Its still much too early to tell how dangerous AI can be. Right now, our most advanced robot is Asimo, build in Japan. I interviewed the creator of Asimo for BBC Tv, and he admitted that it has the intelligence of an insect. However, eventually robots will be as smart as a mouse, rat, rabbit, cat, dog, and finally a monkey. At that point, perhaps at the end of the century, they could be dangerous, so we should put a chip in their brain to shut them off if they get murderous.

 19   0  

Hey Michio! I read your book, Physics of the Impossible. In the book where you classify time travel as a Class II impossibility, you also talked about the stability of time travel, and that lead me to this question.

Is there any sort of conditions we could create here on Earth (perhaps in the LHC) that could increase the chances of surviving time travel or ensuring a way back?

 49   0  

Sadly the LHC,Large Hadron Collider in Geneva, is too small to open up gateways in space-time. To create a time machine, you have to access the Planck Energy (10 to the 19 billion electron volts) which is a quadrillion times more powerful than the LHC. But perhaps a Type II or III civilization has mastered the Planck Energy, and can manipulate time.

 17   0  

Hi Dr Kaku do you think smartphones of today as we know it will completely disappear within next 10-15 years?

 65   0  

I think beyond 20 years or so from now, the internet and cell phones might be replaced by Brain Net, i.e. we will send emotions, memories, sensations, and feelings. Of course, teenagers will go crazy if they can send memories of the senior prom, etc. on Brain Net. The movies will change, when you can feel what the actors feel. See my book, the Future of the Mind, for details.

 52   0  

Hi Michio - your explorations into scientific 'what ifs' fundamentally changed the way I think. Thank you so much for what you do.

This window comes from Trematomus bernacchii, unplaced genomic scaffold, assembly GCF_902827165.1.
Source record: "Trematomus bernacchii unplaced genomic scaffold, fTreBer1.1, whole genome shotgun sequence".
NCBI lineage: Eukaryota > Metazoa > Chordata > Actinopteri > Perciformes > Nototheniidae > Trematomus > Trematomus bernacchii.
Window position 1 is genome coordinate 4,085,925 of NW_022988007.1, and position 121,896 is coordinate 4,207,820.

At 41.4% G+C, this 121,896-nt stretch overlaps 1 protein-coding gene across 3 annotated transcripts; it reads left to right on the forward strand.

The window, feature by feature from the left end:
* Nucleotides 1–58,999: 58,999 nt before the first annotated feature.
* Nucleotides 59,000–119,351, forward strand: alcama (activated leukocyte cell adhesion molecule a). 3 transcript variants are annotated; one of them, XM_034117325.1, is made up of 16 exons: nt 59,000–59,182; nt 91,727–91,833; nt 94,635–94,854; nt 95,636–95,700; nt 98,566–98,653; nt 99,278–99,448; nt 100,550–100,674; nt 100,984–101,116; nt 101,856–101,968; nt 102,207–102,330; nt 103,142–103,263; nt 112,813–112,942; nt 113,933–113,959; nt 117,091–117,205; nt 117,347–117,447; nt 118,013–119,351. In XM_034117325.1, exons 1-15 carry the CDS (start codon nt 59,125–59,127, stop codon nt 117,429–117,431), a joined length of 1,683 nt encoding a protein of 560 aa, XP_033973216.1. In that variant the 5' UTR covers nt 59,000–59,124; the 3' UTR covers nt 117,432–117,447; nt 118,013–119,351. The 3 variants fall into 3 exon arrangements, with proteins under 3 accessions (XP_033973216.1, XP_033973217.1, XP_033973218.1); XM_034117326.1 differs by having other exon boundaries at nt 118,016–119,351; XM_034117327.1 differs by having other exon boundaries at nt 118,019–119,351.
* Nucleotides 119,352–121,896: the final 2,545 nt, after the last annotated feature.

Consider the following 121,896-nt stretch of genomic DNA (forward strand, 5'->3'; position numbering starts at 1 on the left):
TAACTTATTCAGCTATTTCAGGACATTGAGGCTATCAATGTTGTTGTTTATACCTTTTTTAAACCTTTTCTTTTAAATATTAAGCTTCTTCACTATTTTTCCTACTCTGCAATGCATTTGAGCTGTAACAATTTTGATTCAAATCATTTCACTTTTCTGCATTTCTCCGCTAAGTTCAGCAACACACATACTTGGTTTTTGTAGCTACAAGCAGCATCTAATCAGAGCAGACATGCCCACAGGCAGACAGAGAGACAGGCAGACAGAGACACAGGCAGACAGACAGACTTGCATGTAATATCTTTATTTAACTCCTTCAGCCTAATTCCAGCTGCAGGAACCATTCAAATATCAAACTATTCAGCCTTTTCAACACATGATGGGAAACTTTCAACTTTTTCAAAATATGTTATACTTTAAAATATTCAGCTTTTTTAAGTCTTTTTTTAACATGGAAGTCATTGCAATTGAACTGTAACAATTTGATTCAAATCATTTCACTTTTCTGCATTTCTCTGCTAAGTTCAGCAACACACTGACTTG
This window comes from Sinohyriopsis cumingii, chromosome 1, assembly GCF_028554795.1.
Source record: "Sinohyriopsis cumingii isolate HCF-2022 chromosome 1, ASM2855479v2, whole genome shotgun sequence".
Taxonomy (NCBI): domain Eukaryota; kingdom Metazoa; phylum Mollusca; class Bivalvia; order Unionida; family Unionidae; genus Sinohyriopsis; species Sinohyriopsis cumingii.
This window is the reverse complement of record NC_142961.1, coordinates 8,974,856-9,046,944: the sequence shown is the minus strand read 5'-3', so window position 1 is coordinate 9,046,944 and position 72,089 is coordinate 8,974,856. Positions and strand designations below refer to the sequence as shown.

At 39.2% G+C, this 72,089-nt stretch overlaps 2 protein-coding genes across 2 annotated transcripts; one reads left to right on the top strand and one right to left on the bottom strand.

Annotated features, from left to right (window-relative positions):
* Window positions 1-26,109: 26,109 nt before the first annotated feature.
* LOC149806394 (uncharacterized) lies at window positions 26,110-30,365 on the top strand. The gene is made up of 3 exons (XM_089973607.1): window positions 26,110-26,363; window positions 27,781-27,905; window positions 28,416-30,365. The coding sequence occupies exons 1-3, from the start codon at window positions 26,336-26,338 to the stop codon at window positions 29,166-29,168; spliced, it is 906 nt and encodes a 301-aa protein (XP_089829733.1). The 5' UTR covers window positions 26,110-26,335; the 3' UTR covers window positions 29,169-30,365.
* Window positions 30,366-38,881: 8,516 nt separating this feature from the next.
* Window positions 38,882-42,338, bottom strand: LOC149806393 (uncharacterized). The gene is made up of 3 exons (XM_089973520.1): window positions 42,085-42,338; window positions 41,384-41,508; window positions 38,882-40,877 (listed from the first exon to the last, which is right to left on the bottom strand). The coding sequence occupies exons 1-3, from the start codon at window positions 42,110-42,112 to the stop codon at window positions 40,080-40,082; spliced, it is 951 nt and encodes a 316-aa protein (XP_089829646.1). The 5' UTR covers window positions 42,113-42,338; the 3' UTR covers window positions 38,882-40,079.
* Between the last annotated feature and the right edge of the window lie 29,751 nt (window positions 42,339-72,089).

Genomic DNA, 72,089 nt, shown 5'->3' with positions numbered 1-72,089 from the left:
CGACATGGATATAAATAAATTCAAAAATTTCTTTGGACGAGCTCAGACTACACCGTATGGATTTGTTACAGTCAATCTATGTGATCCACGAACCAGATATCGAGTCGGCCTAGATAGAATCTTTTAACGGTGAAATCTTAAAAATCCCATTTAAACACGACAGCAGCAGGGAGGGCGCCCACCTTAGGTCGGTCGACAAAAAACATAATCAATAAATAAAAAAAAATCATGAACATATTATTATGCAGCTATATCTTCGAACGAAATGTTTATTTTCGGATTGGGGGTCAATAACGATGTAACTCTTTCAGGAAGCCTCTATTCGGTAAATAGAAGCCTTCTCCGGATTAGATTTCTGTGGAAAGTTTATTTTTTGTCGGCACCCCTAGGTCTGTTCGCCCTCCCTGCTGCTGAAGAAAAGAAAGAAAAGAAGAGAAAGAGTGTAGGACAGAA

Is there anything in your lifetime that was once a "crazy what if" that has since become reality?

 89   0  

When I wrote my book Visions, the reviewers all though I was nuts to make these predictions (all of which have come true, or will be true very shortly). I remember one biologist who flatly my prediction of personalized genomics was preposterous and crazy. Yet today, you can get personalized genomes.

 16   0  

Hello Dr. Thank you for doing this AMA. I have two questions:

  1. If you were offered the opportunity to travel into space, maybe around the moon or into orbit of the earth, would you do it?

  2. What is the most compelling evidence for the string theory?

 41   0  

No. Lets be real. 1% of the time, rockets fail, they blow up, and people die. Space travel is not for the weak. Even Musk has said there is chance that his astronauts my die on the way to Mars. The most compellling evidence for string theory is not experimental, but theoretical. a) it the only theory which can unify Einstein's gravity with quantum mechanics. All other theories can be shown to be incorrect. b) in string theory, gravity naturally unifies with matter (e.g. quarks, electrons, neutrinos). Gravity is just another musical note joining all the other quantum notes (e.g. particles ) to create a symphony (the universe).

 38   0  

Dr Kaku. In addition to your miniseries, do you have any books in the works for the near future? Future of the Mind was great. In fact, all of your books have this great readability to them for the physics layman.

 51   0  

Yes, I have a new book coming out next year. Watch for it on my web site www.mkaku.org.

 14   0  

if Einstein was still alive, what would you ask him?

 48   0  

I would ask him if the entire universe could be explained using pure geometry, i.e. how can quarks and electrons be explained geometrically?

 42   0  

Good Afternoon Dr. Kaku,

Typically whenever there is an idea or theory that is a bit more on the outlandish side; IE evidence of alien superstructures in the universe, the possibility of time travel, parallels universes, etc, your name always comes up with your opinions on how and why these things might/likely do exist. In stark contrast many of the other popular voices in the scientific community tend to be more skeptical and are quicker to shoot down these theories or possibilities.